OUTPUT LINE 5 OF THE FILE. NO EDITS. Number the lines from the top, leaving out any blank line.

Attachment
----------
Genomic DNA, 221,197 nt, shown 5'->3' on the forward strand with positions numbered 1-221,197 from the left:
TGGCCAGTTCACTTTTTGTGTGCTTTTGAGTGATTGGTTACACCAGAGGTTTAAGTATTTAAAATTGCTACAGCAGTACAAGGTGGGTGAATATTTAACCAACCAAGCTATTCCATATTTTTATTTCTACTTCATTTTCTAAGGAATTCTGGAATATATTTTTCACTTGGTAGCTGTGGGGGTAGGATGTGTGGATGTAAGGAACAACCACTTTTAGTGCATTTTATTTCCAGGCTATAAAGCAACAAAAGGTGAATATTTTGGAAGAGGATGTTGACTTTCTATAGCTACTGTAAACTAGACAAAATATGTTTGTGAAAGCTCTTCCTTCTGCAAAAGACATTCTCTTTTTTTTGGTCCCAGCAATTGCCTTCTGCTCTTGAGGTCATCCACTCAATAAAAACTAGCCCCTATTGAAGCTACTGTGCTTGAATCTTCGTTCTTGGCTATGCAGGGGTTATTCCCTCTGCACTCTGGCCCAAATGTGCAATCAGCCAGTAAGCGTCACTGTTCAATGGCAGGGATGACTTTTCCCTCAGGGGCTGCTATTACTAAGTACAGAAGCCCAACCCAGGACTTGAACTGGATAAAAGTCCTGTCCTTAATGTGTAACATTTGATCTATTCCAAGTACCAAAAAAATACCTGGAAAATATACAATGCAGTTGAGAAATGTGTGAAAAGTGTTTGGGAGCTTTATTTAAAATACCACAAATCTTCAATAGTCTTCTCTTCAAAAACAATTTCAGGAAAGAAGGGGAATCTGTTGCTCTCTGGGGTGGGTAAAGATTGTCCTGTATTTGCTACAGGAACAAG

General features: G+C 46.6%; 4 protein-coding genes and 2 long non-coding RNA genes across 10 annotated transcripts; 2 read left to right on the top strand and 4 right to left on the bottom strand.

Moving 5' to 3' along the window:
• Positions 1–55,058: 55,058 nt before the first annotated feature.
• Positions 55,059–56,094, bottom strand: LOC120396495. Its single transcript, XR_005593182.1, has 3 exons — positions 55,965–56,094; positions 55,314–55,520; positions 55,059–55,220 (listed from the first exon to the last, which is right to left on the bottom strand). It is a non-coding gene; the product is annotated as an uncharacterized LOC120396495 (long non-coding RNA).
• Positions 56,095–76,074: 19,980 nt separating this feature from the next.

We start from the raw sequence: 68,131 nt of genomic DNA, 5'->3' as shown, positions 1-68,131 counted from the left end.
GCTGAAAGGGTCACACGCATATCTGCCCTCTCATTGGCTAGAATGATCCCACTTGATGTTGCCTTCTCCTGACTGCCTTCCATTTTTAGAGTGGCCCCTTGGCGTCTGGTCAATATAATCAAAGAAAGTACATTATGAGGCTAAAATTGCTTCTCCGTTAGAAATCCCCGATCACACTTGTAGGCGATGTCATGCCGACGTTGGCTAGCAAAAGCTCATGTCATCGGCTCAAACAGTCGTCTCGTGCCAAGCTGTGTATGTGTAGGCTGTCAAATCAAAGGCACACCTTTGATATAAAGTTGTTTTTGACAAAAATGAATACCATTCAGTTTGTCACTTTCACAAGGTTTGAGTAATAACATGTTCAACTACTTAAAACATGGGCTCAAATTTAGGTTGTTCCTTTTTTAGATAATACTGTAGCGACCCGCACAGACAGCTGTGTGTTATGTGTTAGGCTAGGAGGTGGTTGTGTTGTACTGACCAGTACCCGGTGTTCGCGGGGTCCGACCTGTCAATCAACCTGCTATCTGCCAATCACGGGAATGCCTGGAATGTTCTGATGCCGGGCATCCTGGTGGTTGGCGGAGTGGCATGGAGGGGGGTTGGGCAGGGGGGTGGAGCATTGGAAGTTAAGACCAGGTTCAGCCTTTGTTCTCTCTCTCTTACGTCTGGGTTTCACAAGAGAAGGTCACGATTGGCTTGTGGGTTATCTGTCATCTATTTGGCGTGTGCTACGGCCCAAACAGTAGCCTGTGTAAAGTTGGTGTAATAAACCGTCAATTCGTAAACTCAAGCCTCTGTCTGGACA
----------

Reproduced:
• Positions 1–55,058: 55,058 nt before the first annotated feature.